Winning, but no Competition?

Where new technologies emerge, things change. The old way of doing things gets faded out. I understand some can see this as a competition. An example is the autonomous car. Technically it appears within our reach to deploy this at a large scale. Heralding the improved safety and preventing fatalities in traffic, but likely also costing jobs of professional drivers. In the interview of U.S. Transportation Secretary Elaine Chao, she tells us:

“the race to develop new transportation solutions like self-driving cars is "not a competition" between the technology and automotive industries.”

Races are often seen as a competition of sorts though, but I found it remarkable that in the same article featuring the interview, a proposal to speed up this change ‘exemptions’ can be won:

“a Senate committee is working on legislation that would make it easier for automakers to get self-driving vehicles on U.S. roads by winning exemptions from rules requiring human controls”

It is branded not really a competition, but a race in which things can be won. Though I expect it is also possible lose then, which still still sounds a lot like a competition.


The response you knew had to come: CryptoKitty-eating-CryptoZombies! A free coding tutorial aiming to make people more familiar with programming in Solidity. It is fun to see how you can set up a smart contract in Slidity, get help along the way and start dipping your toes into code.


I encourage you to take a look at CryptoZombies, if you have experience as a coder or not at this project powered by Loom. You'll have your own Dapp up and running in a few excellent guided lessons.

"CryptoZombies is an interactive code school that teaches you to write smart contracts in Solidity through building your own crypto-collectables game."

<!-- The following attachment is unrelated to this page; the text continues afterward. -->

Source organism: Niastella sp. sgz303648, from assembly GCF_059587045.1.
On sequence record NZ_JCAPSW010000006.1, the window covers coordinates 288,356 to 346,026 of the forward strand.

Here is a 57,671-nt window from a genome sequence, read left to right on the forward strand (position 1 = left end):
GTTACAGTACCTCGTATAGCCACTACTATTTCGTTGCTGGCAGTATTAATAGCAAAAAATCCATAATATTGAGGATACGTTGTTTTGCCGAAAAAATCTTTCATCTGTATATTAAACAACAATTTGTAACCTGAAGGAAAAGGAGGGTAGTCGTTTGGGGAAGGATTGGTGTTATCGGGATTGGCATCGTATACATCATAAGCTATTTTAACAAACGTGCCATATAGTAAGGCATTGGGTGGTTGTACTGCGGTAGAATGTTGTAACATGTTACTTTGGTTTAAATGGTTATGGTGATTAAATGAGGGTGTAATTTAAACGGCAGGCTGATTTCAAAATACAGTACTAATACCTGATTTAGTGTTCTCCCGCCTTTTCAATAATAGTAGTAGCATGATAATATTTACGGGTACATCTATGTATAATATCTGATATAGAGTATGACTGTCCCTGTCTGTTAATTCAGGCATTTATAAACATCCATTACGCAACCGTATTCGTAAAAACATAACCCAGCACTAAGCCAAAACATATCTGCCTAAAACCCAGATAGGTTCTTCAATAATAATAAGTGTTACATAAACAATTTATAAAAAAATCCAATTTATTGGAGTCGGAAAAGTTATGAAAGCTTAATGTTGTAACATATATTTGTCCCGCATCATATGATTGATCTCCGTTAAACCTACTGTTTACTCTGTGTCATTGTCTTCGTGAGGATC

While not world changing in its own right, it is projects like this that show more people the potential of blockchain and make it so much easier to get started. Share this project with others who are interested to learn more about programming in Solidity.

Thanks to Fred Wilson @ AVC for sharing this!

Core Requirements

Data is the new oil for many and the companies realising that are changing the way they deal with their (customers) data. An interesting outset from ReadWrite describes how data availability and integrity should be a core requirement and not an afterthought:

From “Are edge computing and IIoT changing the way we think about data?”:

“For the enterprises that “get it,” this growth in data—and its increasing criticality to the business—is a catalyst to modernize their infrastructure. That infrastructure needs to be scalable to accommodate accelerating data growth and flexible to allow new ways to use real-time data analytics. As they become more reliant on data, they need to think about how to protect that valuable data. That means viewing data availability and integrity as a core requirement, not as an afterthought.” - Jason Andersen, ReadWrite

A Core Requirement. While I strongly agree with the article, it comes on top of security, privacy, etc. With so many things becoming a Core Requirement, are there any Edges left?

For security, Sia published a nice post on their stance:

“don’t roll your own crypto.” - David Vorick, Sia

Sia considers security a Core Requirement, but they only trust the absolute best to handle it for them.

Dutch Blockchain Hackathon 2018

Today I attended the Next Level Conferende DBH, disussing the learning from the 2017 edition last February and looking forward to the next. I had a great time meeting up with friends old and new, got excited about the programma outline already and eager to head off for a new adventure.

The Dutch Blockchain Hackathon was a great event in Groningen, bringing together many experts together at a unprecedented scale. In a team with TNO, IBM and collegues from Eneco we achieved a second spot in the Energy track. This in turn helped us internally get better visibility for the topic within Eneco, next to a vast network in this ecosystem.

Anyone in doubt on the topic, I strongly recommend to join in this program, a next meeting will be somewhere in September 2017 and the actual hackathon in April 2018.

For more details, check the Dutch Blockchain Hackathon website.